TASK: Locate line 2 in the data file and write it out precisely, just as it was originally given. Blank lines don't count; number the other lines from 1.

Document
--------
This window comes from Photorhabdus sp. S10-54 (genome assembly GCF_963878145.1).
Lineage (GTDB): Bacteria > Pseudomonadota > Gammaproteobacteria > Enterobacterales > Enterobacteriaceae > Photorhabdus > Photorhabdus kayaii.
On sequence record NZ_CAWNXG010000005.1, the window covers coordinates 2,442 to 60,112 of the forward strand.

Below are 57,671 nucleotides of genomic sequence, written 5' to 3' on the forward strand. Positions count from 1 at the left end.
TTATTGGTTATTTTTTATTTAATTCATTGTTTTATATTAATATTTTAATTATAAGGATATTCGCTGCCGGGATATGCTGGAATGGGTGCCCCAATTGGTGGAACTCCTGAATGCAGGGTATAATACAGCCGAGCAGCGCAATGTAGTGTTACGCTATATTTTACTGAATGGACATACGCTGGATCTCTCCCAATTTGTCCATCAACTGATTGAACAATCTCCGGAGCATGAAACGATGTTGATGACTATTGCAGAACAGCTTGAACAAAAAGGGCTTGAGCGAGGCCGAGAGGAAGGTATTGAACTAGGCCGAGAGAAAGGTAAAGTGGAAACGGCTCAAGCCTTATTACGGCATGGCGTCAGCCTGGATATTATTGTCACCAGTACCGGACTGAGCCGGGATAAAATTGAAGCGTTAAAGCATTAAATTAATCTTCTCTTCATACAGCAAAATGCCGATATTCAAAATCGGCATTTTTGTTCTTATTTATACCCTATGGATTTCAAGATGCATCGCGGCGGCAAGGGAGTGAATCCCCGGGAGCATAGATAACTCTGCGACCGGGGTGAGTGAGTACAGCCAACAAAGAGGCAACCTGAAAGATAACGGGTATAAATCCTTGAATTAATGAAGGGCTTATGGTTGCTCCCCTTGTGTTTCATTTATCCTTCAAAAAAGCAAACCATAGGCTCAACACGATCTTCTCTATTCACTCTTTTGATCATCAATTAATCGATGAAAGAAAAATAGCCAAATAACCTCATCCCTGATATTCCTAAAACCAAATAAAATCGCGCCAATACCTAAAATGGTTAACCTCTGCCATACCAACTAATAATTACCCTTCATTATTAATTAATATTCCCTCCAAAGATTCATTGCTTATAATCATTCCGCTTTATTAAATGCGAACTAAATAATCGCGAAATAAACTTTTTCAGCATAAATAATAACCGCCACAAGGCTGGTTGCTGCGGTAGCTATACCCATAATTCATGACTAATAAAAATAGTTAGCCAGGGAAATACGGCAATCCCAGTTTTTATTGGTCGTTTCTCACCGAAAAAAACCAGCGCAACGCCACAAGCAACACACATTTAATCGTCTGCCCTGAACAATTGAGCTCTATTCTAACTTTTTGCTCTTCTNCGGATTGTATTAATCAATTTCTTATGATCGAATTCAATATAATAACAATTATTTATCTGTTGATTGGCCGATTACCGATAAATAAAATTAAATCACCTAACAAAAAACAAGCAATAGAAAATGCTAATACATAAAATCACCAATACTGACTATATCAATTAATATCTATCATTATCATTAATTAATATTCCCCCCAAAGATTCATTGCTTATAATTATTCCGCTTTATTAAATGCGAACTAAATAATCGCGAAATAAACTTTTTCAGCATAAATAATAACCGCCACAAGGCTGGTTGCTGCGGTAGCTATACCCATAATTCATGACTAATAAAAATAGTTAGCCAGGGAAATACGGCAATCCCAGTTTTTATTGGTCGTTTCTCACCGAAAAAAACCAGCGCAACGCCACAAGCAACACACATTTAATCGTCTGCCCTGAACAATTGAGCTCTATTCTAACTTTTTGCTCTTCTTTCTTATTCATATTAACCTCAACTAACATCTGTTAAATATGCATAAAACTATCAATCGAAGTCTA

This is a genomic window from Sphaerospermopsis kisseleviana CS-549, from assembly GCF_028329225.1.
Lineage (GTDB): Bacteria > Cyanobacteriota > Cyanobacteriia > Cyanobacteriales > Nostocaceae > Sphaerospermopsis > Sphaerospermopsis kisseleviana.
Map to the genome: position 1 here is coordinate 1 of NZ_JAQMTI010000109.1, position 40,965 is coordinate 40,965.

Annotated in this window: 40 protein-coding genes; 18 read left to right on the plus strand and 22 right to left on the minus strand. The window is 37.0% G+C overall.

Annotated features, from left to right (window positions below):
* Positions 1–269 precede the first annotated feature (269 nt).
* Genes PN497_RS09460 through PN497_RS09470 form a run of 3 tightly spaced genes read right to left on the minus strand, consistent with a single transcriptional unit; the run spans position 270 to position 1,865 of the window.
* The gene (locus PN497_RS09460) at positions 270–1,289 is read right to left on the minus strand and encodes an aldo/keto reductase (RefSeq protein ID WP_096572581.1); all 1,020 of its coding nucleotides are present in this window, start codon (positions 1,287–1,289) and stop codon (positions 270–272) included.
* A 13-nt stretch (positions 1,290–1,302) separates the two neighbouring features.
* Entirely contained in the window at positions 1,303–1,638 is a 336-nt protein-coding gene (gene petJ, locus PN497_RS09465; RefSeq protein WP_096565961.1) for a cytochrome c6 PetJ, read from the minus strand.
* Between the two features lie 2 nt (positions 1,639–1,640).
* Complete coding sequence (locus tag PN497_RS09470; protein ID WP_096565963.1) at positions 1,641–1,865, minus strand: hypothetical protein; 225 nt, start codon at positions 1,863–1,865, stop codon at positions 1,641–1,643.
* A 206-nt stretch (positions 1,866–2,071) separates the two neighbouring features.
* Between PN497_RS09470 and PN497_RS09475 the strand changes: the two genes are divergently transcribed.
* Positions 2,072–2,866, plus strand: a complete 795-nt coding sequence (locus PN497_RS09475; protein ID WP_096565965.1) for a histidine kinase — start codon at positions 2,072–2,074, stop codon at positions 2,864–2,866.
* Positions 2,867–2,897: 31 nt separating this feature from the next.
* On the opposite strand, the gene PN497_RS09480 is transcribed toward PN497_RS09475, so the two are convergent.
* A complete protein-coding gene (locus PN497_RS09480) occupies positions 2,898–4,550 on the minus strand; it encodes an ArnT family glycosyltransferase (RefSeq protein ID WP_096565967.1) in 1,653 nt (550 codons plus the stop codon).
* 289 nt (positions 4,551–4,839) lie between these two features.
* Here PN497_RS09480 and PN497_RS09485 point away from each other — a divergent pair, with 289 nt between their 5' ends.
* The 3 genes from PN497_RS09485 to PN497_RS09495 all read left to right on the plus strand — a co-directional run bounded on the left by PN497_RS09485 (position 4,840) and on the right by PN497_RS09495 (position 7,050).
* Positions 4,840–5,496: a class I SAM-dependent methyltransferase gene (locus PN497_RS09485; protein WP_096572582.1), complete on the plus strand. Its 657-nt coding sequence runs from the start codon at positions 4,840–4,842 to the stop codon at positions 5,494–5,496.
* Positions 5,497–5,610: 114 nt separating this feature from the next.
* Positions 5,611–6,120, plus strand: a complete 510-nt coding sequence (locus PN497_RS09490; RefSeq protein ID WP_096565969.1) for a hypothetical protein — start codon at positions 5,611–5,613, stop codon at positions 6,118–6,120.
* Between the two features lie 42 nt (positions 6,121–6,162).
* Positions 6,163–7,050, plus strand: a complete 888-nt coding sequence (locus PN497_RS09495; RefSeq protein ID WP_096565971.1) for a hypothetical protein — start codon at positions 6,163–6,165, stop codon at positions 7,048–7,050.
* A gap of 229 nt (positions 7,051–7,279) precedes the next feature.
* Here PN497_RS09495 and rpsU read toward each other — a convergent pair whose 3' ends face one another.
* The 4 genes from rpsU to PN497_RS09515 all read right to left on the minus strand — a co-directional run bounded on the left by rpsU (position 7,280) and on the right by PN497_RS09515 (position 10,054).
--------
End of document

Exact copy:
Lineage (GTDB): Bacteria > Pseudomonadota > Gammaproteobacteria > Enterobacterales > Enterobacteriaceae > Photorhabdus > Photorhabdus kayaii.